One image caught my eye – it is my favorite. It was a well known drawing of a waist-gunner in a Wellington bomber. I have seen it reproduced in “A NATION FORGED IN FIRE” by Granatstein and Morton.
- One of his paintings in the hallway depicted a hotel and an elevated street railway, the “EL” in Chicago I believe.
- I wanted to meet with Mr. Goranson again and to introduce him to an artist co-worker, but unfortunately Mr. Goranson had died a few days before the hopedvfor meeting. My mother and I attended his memorial service on August 13, and I wore my then current issue Air Force uniform (Cadet Instructor Cadre – Air) in honour of Flight Lieutenant Goranson. Flight Lieutenant Goranson was twice recommended for bravery awards, but officials higher up refused to approve the awards.
- He was a true “combat war artist”.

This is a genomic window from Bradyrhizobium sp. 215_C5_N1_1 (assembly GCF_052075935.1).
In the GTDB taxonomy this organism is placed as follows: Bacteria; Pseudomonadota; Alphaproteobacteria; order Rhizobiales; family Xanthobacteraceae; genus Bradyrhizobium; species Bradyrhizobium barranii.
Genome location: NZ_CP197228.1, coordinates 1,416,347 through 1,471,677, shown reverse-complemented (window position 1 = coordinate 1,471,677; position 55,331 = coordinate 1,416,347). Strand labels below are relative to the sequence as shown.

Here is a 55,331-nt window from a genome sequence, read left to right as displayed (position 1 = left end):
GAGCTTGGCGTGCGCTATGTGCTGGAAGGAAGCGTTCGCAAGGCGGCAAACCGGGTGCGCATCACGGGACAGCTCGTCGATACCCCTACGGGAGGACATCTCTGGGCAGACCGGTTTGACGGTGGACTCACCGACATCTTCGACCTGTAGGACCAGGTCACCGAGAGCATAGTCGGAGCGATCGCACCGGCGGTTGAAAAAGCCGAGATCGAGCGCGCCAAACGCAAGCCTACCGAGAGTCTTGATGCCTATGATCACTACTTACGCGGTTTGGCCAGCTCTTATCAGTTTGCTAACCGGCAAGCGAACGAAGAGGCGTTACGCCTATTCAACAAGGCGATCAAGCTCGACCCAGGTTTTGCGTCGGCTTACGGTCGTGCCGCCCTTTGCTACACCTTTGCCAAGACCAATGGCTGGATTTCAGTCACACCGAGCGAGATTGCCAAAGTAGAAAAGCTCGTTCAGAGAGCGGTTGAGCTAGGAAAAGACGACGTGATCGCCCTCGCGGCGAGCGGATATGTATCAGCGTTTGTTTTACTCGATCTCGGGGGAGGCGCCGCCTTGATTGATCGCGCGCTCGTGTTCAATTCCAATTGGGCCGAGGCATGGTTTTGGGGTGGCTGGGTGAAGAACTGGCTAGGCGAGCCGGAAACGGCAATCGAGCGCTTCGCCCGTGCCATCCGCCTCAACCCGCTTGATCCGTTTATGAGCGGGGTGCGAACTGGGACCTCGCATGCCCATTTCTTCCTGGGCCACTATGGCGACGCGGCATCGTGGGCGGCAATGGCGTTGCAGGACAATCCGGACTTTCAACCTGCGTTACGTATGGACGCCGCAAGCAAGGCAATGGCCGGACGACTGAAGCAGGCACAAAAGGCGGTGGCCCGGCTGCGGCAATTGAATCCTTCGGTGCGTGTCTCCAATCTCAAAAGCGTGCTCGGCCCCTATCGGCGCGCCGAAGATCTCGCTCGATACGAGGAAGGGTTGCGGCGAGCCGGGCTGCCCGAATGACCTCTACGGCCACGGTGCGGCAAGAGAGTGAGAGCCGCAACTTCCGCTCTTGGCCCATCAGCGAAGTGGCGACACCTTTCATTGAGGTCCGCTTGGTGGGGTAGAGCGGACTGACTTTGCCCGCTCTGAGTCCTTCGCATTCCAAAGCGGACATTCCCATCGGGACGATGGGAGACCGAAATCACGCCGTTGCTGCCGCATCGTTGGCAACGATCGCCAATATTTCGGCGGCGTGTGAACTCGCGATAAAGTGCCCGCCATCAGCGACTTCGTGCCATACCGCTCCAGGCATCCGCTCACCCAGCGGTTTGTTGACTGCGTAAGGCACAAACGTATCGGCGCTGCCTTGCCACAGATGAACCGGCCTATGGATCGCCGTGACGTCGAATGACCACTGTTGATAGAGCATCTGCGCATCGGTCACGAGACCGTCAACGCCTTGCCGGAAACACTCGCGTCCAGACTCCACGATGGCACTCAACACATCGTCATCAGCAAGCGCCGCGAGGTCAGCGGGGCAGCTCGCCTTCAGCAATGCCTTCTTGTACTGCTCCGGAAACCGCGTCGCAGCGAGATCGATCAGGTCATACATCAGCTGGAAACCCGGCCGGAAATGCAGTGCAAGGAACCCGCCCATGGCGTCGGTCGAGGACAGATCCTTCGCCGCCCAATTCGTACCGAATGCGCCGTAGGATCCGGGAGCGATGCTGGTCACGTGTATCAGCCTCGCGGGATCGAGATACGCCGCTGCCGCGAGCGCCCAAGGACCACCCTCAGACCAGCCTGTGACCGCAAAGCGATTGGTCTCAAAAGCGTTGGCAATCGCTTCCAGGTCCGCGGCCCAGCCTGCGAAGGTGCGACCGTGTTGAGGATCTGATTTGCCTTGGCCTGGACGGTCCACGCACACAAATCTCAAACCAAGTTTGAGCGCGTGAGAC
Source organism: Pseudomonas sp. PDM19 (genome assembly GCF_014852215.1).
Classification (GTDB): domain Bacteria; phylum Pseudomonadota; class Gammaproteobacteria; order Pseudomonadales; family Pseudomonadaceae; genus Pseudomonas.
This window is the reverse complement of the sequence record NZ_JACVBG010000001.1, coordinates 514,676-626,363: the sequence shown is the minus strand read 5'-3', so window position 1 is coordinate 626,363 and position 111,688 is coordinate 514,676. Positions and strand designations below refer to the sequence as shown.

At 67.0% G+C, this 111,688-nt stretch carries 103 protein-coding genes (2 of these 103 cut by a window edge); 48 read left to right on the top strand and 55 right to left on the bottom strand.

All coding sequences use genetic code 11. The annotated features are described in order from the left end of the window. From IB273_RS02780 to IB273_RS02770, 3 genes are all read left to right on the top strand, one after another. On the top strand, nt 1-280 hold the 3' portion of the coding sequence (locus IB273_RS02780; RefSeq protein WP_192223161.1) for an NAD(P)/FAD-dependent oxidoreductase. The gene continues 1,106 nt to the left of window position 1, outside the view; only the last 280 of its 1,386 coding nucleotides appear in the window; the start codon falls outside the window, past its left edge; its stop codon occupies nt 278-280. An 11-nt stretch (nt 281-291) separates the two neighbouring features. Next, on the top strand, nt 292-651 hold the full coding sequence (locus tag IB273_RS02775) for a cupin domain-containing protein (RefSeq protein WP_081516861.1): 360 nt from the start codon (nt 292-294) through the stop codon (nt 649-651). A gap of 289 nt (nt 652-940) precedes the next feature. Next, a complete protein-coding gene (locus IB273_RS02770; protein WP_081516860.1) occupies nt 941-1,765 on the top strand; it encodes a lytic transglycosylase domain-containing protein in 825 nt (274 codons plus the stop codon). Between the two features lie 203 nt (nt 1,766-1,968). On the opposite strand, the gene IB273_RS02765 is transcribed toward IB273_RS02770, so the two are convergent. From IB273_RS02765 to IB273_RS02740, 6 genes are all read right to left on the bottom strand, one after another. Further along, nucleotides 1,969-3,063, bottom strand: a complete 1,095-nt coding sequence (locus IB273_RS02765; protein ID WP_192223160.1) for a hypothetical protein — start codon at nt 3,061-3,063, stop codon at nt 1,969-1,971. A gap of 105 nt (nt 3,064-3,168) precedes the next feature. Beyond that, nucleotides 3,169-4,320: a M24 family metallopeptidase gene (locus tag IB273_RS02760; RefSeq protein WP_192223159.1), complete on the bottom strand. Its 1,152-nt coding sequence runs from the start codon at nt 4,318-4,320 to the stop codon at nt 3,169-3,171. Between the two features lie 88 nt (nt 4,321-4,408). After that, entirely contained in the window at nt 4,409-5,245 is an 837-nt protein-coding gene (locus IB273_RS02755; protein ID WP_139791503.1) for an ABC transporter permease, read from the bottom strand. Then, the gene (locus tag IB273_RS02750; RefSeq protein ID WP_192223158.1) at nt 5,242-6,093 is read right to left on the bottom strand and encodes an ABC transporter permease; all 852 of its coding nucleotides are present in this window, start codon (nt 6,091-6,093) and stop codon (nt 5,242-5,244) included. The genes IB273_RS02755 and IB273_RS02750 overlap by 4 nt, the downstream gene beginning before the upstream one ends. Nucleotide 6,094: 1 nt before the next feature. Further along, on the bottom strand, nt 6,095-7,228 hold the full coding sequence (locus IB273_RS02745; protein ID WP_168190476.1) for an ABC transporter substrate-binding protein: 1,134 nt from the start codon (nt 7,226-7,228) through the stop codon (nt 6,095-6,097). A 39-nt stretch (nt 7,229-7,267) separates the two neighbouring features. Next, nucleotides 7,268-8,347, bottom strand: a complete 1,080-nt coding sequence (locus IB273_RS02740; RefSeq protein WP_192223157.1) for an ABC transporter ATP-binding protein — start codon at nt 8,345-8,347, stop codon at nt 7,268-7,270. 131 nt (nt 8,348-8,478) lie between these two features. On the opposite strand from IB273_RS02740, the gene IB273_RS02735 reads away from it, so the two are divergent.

Paul Goranson kindly autographed this image in my copy of CANVAS OF WAR. Cover of “In Loving Memory – Paul Alexander Goranson April 27, 1911 – August 3, 2002” booklet from his memorial service. Poem “High Flight” (I cropped the white border when scanning this) Brief story of Paul Goranson’s life. (I cropped the white border when scanning this) Montage of photos of Paul Goranson with family and friends. (2-page centre spread) Paul Goranson as a young artist, and as a war artist in North Africa in 1943. (I cropped the white border when scanning these) Paul Goranson’s “backyard”. He lived on False Creek in Vancouver, BC and is shown here just a few feet from his home. Cover of his memorial service program. Memorial service program page 2. Memorial service program page 3 Memorial program – rear cover. “We build not temples unto our martyrs as unto gods, but memorials unto dead men whose spirits with GOD are still living.” The church was built in the late 1940s as a memorial to the war dead, and there is a beautiful huge arched war memorial stained glass depicting male and female service members of the RCN, Merchant Navy, Canadian Army, and RCAF and Nursing Sisters. A souvenir booklet about “PAUL ALEXANDER GORANSON by RCAF historian Hugh A. Halliday was also given out. This summaries Mr. Goranson’s life and RCAF career. Page 1 of Hugh Halliday’s booklet. For copyright reasons I won’t reproduce it all here, but here are some highlights: